In the past week, Soviet leader Mikhail Gorbachev has won support for the most far-reaching and complex reform program that the Soviet Union has seen in 60 years. That is the assessment of Communist Party reformers, who have expressed delight about the outcome of last week's meeting of the party's Central Committee and this week's meeting of the Supreme Soviet (the nation's nominal parliament).
The reforms approved by those bodies aim to change the foundations of economic planning, creating a system that, by the end of the century, is economically far more efficient and politically much more attractive.
But reformers are also taking an enormous risk. They themselves admit they are embarking on changes without the support of a significant segment of the Communist Party.
Last week's plenum of the Central Committee gave substance to more than two years of reform rhetoric. Changes in the ruling Politburo, particularly the promotion of Alexander Yakovlev, Mr. Gorbachev's associate, greatly strengthened Gorbachev's position in the leadership.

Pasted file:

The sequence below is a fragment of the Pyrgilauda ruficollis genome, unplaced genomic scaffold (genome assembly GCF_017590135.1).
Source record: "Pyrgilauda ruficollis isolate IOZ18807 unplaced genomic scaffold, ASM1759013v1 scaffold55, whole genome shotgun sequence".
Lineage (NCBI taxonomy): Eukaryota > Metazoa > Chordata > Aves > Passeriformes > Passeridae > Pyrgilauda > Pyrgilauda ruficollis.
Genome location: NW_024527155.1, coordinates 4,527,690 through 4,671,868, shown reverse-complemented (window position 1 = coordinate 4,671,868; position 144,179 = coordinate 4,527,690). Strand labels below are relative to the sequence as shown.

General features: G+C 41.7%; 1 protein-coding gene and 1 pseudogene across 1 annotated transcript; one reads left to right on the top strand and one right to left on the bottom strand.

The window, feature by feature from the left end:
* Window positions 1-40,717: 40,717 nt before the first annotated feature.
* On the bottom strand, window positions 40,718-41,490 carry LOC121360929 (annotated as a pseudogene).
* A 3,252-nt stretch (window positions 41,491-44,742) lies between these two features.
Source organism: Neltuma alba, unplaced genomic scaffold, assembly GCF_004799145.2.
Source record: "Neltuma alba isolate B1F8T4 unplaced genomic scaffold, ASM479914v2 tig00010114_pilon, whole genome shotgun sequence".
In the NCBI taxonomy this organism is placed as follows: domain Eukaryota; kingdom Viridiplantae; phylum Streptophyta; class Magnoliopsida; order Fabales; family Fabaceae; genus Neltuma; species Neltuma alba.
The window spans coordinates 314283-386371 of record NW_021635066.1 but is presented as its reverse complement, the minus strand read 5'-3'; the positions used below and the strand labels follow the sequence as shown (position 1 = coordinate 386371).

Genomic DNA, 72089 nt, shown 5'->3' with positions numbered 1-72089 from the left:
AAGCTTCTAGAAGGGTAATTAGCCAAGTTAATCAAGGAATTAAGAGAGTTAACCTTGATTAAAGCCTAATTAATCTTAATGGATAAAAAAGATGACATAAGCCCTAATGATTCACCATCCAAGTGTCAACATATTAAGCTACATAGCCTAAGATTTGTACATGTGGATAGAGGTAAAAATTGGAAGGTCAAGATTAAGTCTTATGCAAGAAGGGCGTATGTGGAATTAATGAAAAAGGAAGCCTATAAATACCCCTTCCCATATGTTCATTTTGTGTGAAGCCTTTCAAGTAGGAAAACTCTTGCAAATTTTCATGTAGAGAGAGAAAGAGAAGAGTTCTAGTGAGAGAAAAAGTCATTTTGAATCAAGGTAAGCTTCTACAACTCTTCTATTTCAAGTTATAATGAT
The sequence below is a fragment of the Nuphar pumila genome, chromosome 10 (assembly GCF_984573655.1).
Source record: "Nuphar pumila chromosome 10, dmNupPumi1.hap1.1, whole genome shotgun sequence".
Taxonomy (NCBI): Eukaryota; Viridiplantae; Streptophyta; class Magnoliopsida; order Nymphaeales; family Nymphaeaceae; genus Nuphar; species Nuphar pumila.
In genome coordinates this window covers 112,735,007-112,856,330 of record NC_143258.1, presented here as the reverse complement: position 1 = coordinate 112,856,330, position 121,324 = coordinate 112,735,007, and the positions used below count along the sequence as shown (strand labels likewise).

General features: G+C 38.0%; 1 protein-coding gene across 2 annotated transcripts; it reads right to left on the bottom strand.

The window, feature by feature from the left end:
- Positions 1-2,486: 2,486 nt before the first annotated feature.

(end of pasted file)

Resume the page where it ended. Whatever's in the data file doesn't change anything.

By 1991, at the end of the current five-year plan, observers should be able to judge whether the program will succeed. The reforms stress financial incentives, individual initiative, efficiency, and high quality. Achieving this will almost certainly be accompanied by confusion and perhaps even turmoil.
Gorbachev's approach to reform borders on populism. A repeated emphasis on popular enthusiasm for change, coupled with deep distrust of both government and party bureaucracy, has become a central theme of his speeches. This tone was repeated yesterday in Pravda, the main party newspaper. In a long editorial, the paper spoke of the ``worrisome tendency'' of a number of party organizations to fall behind the mood for renewal.
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